Now let’s move onto chords. Make sure to apply the same principles: PPR. Frame each chord in Ex. 3 before you play it, mentally and physically. Visualize it and then make the chord in the air. Air guitar that sucker! Then touch the strings before you play the chord, push down to play the chord and release the pressure without leaving contact with the strings. To increase chord accuracy and speed, practice dropping your hand all the way off of the fretboard, visualizing the chord and building it in the air while your arm travels to the guitar, then PPR as usual.

The next aspect we’ll look at is pick movement. Prepare the hand by getting the pick just above the string you want to play. Play the note by plucking the string, then relax the arm, wrist, and hand—without dropping your hand—and get ready to prepare to play the next note.

Remember that because the guitar’s strings are all in a single (virtually) flat plane, in order to pick a note you have to start above a string, pass down into the plane of the strings, pluck the string, and then pull up and out of the plane of the strings to cross over to another string. So basically, unless you’re sweep picking a passage, every stroke makes a little U shape.

There are three basic areas to focus on when it comes to picking: the elbow, wrist, and fingers. Consider each one of these as you play through Ex. 4.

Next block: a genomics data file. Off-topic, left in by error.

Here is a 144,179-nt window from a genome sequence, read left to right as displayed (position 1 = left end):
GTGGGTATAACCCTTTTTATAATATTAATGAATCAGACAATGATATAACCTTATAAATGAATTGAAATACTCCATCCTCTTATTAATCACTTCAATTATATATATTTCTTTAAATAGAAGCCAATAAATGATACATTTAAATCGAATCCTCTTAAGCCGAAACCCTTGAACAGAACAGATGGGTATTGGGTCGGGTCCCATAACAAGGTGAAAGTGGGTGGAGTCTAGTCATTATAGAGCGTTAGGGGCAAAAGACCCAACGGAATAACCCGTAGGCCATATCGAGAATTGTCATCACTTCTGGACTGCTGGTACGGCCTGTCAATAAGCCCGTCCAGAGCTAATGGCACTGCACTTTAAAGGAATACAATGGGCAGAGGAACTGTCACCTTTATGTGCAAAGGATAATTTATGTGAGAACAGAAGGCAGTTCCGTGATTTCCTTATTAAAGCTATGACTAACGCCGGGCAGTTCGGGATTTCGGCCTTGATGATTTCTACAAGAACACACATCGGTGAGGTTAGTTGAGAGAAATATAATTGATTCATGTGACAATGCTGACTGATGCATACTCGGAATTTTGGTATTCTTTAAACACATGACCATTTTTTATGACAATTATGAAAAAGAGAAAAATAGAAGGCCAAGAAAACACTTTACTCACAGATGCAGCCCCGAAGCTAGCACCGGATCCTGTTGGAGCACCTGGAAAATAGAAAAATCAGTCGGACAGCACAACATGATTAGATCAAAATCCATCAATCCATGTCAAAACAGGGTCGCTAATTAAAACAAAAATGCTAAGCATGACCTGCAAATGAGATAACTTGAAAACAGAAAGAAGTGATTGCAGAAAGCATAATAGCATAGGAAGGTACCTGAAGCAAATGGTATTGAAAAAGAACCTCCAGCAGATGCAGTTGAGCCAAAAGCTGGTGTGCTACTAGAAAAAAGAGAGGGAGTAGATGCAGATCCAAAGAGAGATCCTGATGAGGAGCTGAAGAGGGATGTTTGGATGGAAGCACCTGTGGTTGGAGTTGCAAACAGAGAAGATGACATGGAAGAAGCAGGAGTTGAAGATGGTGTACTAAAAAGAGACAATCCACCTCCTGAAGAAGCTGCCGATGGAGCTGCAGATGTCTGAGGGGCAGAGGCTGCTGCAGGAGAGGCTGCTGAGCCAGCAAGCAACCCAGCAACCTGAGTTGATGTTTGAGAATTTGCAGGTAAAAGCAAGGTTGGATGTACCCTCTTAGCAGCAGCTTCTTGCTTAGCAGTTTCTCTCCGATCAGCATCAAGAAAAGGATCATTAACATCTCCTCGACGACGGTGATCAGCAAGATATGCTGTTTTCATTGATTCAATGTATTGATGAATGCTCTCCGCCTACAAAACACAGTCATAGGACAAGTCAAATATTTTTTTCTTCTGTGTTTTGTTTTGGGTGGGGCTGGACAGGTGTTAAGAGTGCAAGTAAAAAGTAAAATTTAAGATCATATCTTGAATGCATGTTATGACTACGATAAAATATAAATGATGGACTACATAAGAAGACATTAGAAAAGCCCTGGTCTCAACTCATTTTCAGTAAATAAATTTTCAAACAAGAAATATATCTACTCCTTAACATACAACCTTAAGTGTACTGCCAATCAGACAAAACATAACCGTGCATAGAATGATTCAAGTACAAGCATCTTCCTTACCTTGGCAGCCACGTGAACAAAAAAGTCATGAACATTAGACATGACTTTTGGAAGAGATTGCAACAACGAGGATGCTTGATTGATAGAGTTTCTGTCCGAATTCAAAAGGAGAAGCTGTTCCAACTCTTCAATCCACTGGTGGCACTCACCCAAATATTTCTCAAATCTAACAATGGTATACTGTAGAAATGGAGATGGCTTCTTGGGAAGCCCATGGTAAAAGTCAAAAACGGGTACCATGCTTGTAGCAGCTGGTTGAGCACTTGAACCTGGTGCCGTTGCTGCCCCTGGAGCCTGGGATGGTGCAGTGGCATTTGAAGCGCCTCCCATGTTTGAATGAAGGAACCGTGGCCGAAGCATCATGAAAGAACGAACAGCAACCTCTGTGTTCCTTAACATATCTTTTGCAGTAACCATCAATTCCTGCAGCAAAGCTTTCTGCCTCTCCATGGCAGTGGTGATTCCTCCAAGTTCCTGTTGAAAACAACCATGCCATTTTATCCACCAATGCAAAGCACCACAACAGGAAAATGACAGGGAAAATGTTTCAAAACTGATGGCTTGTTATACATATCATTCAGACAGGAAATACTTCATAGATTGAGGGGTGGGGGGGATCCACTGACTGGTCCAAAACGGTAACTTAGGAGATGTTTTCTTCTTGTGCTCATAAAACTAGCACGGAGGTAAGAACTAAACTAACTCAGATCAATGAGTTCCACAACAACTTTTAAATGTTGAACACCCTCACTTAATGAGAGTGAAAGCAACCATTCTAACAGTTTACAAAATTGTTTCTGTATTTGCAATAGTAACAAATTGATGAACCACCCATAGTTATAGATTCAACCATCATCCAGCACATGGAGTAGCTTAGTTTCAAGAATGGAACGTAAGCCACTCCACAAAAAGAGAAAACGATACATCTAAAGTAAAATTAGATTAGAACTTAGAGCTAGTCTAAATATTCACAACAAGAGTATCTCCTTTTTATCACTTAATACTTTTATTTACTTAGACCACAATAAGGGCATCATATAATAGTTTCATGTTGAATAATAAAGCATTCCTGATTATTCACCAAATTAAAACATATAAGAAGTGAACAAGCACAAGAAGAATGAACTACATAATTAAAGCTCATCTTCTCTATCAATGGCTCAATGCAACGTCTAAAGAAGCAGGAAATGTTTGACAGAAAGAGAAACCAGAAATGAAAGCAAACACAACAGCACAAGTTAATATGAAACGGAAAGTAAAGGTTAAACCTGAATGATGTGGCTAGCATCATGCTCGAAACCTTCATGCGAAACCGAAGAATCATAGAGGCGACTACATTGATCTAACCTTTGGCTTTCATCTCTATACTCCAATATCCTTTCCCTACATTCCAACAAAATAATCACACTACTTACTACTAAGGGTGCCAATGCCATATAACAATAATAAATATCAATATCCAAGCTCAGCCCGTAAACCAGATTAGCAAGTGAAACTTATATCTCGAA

Elbow: The elbow has limited utility for picking because it’s so big and clumsy. But it can be useful for strumming and big gestures. (Pete Townshend, anyone?)

Wrist: The wrist is the main instrument for picking. You’ll need to decide whether or not you prefer to plant your wrist on the bridge. A floating wrist—à la Jim Hall or Barney Kessel—makes a nice sound, but sacrifices speed and dynamics. Since there’s no anchor for the wrist, you can move your hand around and get all kinds of tones, but when you want to play loud or pluck hard, you can only go so far before your hand wants to go flying off in the direction you are picking. By contrast, a planted wrist like Al Di Meola, John McLaughlin, and Pat Martino, gives you speed and dynamics but sacrifices some tonal variety. Some players compromise by lightly planting on the low strings or planting fingers on the top near the high strings.

Fingers: You can use the fingers only to move your pick through the strings. That gives speed but not a lot of power. Hold the pick between two or three fingers—sort of like holding a pen—and actually use the fingers to move the pick through the strings.

Experiment making the U shape while focusing individually on the elbow, wrist, and fingers. Then observe how they work together.


Our final exercise (Ex. 5) covers string crossing. This is a huge issue. In general, alternate picking is the most versatile approach to skipping strings and playing arpeggios. That does not mean it’s the best, but it is the most basic and applicable to many different styles of music. However—and this is an important point—bebop guitar styles, bluegrass guitar styles, and many other traditional guitar styles often use a pick drag over two strings and that can really make certain kinds of lines easier to play. You will always have a little hiccup when dragging the pick over one or two strings. That hiccup is really cool in some styles, not so much in others.